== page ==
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2009 State of the Market Report

Transmission Congestion

same year. If the Midwest ISO has a shortfall over the entire year, FTR payments are reduced pro rata.

Figure 51 compares the monthly total day-ahead congestion revenues to the monthly total FTR obligations. The figure shows that the day-ahead congestion collections continue to be substantially less than FTR obligations (by approximately 13 percent in 2009). The shortfall was 12.0 and 16.7 percent in 2008 and 2007 respectively. Shortfalls are undesirable because they introduce uncertainty and can distort the value of the FTRs.

Figure 51: Day-Ahead Congestion Revenue and Payments to FTR Holders 2007 – 2009: All Hours

$20

$ Millions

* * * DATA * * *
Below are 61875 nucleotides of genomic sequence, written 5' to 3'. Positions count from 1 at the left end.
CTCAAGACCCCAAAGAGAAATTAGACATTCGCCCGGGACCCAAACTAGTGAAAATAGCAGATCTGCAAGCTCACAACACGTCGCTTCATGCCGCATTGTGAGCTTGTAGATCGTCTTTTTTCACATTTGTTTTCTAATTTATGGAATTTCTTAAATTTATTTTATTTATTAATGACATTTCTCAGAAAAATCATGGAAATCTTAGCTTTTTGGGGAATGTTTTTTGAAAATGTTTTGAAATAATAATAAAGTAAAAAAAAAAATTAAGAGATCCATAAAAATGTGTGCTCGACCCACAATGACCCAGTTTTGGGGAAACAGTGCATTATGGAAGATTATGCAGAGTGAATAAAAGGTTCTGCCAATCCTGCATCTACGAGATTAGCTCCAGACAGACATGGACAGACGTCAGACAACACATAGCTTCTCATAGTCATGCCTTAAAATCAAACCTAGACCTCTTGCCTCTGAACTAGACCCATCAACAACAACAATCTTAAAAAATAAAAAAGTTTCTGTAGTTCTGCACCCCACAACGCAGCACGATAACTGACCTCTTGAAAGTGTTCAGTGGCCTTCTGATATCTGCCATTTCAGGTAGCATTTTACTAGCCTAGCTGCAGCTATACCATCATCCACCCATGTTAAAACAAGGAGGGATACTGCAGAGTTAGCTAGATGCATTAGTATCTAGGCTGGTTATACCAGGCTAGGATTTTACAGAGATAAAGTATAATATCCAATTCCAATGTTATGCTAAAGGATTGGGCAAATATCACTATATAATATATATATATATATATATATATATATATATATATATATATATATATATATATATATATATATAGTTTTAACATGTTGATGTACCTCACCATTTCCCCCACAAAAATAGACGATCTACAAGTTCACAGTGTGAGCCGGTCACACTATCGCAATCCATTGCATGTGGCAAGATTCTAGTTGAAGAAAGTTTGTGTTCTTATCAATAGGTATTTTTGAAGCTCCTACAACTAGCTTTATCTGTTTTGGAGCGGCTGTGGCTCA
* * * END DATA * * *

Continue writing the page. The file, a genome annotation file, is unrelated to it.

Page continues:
2007

2008

2009

DA Congestion Cost

632,878,942

500,251,809

304,521,602

Obligations to FTR Holders

722,639,981

562,657,398

350,432,049

Funding Shortfall

120,986,381

67,308,566

46,090,218

$140

$120

$100

$80

$60

$40

$20

$10

$0

$0

J F MAMJ J AS ONDJ F MAMJ J AS ONDJ F MAMJ J AS OND

2007 2008 2009

$ Millions

Surpluses or shortfalls occur when the Midwest ISO sells fewer or more FTRs than the actual capability of the network in the day-ahead market. The reasons for the differences between the FTR and day-ahead modeling that contribute to surpluses and shortfalls are generally similar to the differences discussed previously between the day-ahead and real-time. Transmission outages or other factors cause the capability of the system in the day-ahead modeling to differ from the capability assumed when the FTRs were allocated or sold. In addition, loop flows over the system caused by generators and loads outside of the Midwest ISO use more or less of the

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